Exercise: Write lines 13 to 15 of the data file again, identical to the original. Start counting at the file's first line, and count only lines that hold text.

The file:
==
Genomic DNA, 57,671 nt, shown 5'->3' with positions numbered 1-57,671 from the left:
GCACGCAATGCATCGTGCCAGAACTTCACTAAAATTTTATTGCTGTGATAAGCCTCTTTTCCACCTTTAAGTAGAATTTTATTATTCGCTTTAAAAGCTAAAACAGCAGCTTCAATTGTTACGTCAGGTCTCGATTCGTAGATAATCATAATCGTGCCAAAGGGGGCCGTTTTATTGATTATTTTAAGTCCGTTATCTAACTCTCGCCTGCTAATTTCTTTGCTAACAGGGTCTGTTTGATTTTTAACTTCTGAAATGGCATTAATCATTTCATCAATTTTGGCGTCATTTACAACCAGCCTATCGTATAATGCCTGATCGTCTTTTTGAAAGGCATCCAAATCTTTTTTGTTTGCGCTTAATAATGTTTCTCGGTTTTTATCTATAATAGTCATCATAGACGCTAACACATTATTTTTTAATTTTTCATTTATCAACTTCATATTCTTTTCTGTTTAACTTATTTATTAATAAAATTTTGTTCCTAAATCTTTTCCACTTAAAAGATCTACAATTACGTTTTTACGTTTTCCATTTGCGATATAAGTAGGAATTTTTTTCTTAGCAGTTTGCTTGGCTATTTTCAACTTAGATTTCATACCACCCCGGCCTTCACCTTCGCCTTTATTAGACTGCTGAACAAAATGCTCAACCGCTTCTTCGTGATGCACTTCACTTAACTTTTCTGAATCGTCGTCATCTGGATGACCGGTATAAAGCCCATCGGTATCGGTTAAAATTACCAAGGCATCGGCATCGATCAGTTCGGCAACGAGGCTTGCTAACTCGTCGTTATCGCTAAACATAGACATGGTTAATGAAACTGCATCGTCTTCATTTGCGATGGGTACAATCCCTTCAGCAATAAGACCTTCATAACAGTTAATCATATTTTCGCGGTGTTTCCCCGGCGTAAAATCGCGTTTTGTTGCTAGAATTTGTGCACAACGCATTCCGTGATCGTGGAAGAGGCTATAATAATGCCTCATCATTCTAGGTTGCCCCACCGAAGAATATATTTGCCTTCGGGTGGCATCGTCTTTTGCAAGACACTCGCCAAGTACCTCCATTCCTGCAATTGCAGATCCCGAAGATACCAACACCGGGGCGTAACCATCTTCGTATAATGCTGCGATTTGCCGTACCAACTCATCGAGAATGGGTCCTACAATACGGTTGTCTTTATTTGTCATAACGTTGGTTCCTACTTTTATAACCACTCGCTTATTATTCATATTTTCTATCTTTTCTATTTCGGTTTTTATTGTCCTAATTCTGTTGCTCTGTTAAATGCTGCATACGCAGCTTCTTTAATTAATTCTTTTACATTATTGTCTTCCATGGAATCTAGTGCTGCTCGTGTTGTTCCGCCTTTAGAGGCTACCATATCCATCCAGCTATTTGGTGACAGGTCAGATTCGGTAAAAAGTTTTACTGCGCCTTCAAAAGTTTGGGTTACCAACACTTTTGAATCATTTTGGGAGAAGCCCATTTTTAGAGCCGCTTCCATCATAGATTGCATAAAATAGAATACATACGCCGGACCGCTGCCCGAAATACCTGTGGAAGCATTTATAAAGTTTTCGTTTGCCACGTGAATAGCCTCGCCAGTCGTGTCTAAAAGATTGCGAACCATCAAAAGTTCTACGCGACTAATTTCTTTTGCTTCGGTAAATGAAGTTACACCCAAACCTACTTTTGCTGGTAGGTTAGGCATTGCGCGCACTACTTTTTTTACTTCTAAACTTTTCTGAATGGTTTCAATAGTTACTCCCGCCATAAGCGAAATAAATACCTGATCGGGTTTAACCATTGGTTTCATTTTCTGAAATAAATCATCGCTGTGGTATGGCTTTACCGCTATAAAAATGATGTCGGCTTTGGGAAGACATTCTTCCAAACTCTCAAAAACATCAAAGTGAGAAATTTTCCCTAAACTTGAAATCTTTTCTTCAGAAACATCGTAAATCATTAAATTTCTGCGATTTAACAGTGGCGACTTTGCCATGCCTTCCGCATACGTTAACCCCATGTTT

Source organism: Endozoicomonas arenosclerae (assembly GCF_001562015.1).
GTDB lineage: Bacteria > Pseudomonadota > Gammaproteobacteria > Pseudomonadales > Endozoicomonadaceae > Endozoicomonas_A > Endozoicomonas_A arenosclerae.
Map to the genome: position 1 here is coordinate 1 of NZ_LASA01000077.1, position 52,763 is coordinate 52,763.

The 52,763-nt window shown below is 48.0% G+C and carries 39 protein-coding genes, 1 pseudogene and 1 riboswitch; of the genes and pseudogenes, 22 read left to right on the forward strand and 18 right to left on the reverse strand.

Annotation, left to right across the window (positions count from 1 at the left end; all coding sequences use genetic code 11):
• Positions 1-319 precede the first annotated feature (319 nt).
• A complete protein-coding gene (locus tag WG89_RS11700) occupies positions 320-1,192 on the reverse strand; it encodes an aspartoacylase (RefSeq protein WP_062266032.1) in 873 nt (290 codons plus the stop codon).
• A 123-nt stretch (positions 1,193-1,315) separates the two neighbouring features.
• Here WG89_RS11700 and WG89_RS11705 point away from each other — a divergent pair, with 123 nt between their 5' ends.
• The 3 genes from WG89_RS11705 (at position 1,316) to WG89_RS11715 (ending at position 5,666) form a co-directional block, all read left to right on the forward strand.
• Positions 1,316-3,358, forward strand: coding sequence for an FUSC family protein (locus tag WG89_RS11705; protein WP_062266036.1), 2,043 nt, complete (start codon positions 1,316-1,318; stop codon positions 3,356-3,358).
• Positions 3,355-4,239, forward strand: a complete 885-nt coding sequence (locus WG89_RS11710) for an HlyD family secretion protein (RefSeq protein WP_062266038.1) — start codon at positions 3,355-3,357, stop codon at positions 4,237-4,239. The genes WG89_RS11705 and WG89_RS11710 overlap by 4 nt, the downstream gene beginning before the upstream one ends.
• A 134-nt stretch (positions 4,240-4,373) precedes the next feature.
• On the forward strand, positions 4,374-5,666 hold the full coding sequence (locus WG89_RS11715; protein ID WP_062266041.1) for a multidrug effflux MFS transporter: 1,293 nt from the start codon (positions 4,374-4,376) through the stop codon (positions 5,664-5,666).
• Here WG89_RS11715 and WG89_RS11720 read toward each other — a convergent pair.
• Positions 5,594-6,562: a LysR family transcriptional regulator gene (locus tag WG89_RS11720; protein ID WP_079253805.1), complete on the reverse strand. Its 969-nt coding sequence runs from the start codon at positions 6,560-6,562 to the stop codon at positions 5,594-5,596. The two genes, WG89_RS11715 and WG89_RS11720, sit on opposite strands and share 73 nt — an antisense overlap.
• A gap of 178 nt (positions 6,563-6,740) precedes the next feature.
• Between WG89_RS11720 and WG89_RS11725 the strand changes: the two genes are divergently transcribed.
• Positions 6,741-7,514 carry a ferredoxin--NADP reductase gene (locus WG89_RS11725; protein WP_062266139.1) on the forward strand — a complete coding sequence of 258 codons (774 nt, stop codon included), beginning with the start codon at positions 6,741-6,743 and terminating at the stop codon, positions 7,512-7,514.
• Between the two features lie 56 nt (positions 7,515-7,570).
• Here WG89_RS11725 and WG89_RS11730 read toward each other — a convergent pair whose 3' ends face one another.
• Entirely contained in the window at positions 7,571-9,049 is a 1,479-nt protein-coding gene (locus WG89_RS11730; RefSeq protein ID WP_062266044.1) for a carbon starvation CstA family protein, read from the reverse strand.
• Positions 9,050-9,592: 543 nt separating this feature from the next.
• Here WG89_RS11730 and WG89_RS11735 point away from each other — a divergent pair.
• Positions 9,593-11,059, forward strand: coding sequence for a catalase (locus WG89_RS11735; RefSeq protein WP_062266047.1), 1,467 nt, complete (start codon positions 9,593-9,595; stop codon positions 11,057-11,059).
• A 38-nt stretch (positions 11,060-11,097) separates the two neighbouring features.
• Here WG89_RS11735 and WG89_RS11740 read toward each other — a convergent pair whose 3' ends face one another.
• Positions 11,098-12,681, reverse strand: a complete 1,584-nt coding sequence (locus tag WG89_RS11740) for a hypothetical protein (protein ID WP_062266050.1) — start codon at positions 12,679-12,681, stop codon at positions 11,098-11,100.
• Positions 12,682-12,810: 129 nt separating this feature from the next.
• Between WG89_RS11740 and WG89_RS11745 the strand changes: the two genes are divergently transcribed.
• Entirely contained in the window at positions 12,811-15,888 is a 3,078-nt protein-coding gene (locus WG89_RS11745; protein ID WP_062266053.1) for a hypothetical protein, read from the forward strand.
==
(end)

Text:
• Positions 1,316-3,358, forward strand: coding sequence for an FUSC family protein (locus tag WG89_RS11705; protein WP_062266036.1), 2,043 nt, complete (start codon positions 1,316-1,318; stop codon positions 3,356-3,358).
• Positions 3,355-4,239, forward strand: a complete 885-nt coding sequence (locus WG89_RS11710) for an HlyD family secretion protein (RefSeq protein WP_062266038.1) — start codon at positions 3,355-3,357, stop codon at positions 4,237-4,239. The genes WG89_RS11705 and WG89_RS11710 overlap by 4 nt, the downstream gene beginning before the upstream one ends.
• A 134-nt stretch (positions 4,240-4,373) precedes the next feature.